Good luck with your install.
  7. begreen

    begreen Mooderator Staff Member

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    I should tape some foghorns for you Mo. We hear a lot of them at this time of year.
  8. johnnytugs1

    johnnytugs1 New Member

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    hi ya mo,
    thanks for the info it really came in handy. elki had given me the freecodes link once before but i couldn't get it to work.finally it worked. whenever your ready to take the ride and your in the area i'll hook you up.
    4th of july is the best time tho, get to see the fireworks and all.

    elki,
    i have good news. although you can't copy/paste or print the codes from the freecodes link you can do screen captures. so thats what i did. then printed it. brought it to the building dept and walked out with the permit. $152.00 later. now the fun begins ........ building wants frame and final. fire wants rough and final as far as inspections go. any words of wisdom on what the best plan of attack is?
    thanks again for all your help and guidence.
    John........Jackson, N.J.

    soon to be a burning maniac. even on the way home i'm seeing available wood that i never saw before : )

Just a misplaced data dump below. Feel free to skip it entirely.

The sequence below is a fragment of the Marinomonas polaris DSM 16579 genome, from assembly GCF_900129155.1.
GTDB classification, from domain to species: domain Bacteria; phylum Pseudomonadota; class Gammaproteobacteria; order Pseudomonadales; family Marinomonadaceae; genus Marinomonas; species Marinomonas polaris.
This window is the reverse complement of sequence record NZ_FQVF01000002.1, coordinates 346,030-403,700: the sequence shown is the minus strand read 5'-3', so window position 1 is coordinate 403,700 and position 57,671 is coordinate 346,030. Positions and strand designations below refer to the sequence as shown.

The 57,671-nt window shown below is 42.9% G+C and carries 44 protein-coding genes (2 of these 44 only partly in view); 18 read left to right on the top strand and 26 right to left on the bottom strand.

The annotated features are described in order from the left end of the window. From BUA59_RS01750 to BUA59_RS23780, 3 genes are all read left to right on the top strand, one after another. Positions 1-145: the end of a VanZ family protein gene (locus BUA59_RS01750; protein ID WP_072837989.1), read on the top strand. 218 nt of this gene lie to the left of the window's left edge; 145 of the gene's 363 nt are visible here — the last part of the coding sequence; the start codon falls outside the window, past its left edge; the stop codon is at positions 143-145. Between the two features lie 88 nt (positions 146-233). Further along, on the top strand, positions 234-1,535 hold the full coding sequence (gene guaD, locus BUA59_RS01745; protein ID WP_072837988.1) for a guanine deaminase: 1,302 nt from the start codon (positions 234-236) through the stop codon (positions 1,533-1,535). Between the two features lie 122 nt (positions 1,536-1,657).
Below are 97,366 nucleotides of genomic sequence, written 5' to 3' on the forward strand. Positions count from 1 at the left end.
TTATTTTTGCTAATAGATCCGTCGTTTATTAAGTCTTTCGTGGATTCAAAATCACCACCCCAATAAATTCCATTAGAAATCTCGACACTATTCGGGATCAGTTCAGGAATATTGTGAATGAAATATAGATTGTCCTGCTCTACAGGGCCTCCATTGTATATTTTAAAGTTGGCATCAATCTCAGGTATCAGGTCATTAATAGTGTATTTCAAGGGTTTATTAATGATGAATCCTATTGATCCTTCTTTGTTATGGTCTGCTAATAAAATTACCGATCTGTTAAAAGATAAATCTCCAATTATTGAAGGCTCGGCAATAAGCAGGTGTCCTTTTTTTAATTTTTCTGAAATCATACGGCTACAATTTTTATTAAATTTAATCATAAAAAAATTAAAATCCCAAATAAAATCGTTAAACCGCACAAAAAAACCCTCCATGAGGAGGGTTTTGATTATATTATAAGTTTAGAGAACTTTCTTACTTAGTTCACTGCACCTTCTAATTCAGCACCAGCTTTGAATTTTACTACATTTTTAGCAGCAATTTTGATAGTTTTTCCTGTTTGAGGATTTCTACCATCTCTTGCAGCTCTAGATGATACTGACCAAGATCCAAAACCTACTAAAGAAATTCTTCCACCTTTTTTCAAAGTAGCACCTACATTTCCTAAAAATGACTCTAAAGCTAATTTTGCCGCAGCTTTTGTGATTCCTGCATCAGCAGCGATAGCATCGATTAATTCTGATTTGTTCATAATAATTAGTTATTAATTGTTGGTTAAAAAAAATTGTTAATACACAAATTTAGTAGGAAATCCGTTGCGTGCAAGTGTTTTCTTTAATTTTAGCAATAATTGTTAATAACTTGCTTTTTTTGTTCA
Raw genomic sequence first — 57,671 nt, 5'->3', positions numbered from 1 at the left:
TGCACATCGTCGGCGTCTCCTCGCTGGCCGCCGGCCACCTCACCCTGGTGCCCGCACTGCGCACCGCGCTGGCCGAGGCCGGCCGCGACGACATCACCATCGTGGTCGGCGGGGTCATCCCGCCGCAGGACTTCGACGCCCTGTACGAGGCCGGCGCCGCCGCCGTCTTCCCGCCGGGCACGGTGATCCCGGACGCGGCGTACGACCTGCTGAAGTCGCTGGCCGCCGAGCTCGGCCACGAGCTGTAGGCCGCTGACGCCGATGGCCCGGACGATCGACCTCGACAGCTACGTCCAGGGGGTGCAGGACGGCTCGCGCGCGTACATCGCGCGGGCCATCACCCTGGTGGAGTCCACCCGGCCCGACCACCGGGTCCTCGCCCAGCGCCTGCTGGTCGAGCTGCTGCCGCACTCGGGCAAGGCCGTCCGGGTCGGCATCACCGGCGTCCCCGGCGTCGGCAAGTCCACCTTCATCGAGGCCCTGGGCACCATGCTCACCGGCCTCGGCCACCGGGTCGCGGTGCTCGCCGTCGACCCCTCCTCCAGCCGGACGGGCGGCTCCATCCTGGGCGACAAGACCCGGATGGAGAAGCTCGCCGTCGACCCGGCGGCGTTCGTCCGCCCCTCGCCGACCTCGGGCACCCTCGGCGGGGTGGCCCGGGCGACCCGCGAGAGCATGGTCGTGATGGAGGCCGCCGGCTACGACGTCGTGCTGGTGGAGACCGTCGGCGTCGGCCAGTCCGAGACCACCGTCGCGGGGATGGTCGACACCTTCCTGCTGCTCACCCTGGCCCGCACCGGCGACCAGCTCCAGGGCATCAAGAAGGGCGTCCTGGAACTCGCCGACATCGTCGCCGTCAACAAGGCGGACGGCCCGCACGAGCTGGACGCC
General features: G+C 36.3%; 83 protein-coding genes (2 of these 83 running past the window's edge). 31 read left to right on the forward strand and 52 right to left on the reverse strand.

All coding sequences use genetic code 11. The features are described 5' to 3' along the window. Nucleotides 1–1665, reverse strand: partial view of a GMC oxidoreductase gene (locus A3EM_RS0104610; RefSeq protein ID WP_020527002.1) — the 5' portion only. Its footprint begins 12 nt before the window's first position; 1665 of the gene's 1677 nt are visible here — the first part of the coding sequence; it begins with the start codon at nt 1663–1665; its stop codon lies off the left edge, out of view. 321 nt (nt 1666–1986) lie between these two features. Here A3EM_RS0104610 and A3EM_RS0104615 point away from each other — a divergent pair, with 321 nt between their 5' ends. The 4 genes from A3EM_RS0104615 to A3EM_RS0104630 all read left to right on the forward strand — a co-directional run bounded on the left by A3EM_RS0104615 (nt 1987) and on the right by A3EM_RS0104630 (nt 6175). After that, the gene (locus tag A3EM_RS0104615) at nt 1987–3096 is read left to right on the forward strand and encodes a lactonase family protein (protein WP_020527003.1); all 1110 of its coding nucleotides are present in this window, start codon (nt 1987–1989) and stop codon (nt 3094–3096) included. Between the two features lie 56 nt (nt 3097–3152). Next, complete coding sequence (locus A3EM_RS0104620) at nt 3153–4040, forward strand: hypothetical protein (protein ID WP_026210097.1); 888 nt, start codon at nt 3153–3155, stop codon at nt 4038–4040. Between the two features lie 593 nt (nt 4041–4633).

9. elkimmeg

    elkimmeg Guest

    Give us a run down of what your location and setup will be. Are you going to build a reduced clearance enclosure? floor protection I sent you very good guide lines you should get them today or tomorrow
  10. johnnytugs1

    johnnytugs1 New Member

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    elki
    ok, i got your info in the mail, thank you .i moved the furniture from the area where the stove is to go.made a cardboard cutout of stove and put in place.PROBLEM #1.....
    it comes out further than i originally measured the stove is going to be abeam of my window about 25" away they are vinyl..guess i could move it further out but it will look ridicules. any suggestions? i have included some pics. of the area. on the pic where the furniture was removed the cardboard cut out is in place on the floor. elki i will send you a copy of the pics.. i will be making a non combustible wall on both sides of the corner.but i can't cover the window obviously. and i thought the permit was a hassle ......ha. the fun's just begining! well only 1 more shopping day till christmas. has anyone ever come up against a problem like this?
    merry christmas to all and to all .........a good afternoon.
    john..........Jackson,N.J

    Attached Files:

  11. begreen

    begreen Mooderator Staff Member

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  12. elkimmeg

    elkimmeg Guest

    John go back and do a screen capture of the NFPA Chapter 9 -6.2